The survey, conducted by Herndon, Va.-based Network Solutions and the University Of Maryland Robert H. Smith School Of Business, polled 1,000 small-business owners in December 2008 and January 2009.
Sixty-nine percent of those reporting a profit said their success last year was equal to or better than their performance in 2007. The survey also found that 70 percent of small businesses expect their companies to be in business in five years, as opposed to closing, being sold or transferred.
There are more than 27 million small businesses in the U.S. that employ more than 40 million workers, according to the U.S. Census Bureau.
Nearly 50 percent of the small-business owners surveyed believe the economy will improve or remain unchanged in 2009. And 67 percent of the companies plan to spend the same or increase overall business spending this year.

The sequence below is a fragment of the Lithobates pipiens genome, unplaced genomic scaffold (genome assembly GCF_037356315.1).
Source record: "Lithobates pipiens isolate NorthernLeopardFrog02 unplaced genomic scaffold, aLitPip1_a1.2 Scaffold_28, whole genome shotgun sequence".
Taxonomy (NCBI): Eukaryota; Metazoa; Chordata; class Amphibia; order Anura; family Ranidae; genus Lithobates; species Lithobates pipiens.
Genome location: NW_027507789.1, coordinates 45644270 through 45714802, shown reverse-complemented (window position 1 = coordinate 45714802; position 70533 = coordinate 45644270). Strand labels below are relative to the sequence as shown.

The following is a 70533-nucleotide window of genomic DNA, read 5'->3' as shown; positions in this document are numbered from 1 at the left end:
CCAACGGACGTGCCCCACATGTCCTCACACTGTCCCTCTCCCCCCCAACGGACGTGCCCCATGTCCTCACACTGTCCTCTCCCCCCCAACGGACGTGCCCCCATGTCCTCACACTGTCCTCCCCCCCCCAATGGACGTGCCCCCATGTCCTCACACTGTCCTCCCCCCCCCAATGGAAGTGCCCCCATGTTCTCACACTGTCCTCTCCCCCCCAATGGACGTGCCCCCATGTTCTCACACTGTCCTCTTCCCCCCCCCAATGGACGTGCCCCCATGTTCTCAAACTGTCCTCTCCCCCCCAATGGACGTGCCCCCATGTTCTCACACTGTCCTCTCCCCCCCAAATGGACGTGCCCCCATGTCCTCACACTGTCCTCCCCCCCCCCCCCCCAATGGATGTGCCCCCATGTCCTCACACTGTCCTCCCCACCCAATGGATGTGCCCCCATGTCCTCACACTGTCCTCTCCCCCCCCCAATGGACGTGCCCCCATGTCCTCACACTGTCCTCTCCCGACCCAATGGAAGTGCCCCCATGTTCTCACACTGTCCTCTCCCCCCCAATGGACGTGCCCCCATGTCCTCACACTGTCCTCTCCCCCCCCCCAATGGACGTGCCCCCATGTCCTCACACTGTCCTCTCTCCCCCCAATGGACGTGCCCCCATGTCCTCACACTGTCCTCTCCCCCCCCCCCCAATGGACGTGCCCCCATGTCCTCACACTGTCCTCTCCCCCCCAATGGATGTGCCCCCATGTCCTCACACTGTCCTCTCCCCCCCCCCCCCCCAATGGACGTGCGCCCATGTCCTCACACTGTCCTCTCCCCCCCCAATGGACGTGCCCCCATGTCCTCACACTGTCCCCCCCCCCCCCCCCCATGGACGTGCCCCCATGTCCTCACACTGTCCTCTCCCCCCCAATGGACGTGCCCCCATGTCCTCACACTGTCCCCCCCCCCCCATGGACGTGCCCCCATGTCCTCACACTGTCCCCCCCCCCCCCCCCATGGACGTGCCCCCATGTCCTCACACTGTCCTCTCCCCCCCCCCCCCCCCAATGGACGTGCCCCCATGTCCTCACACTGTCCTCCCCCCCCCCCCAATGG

Companies surveyed were for-profit, privately owned businesses with fewer than 100 employees and had a payroll and/or contributed to at least 50 percent of the owner’s household income.
Seven percent of the companies reported that they broke even last year.
“Small business owners’ optimism during the current economic downturn has a correlation to how competitive they are in being customer oriented,” P.K. Kannan, director of the Center for Excellence in Service at the Smith School, said in a statement. “Those that are more engaged in understanding their customer needs, creating relationships with customers and increasing the value of their customer base through marketing activities and innovations are also those that are the most optimistic.”
The survey is part of a new “Small Business Success Index” launched Thursday by Network Solutions and the Smith School. It is designed to measure the health of U.S. small businesses.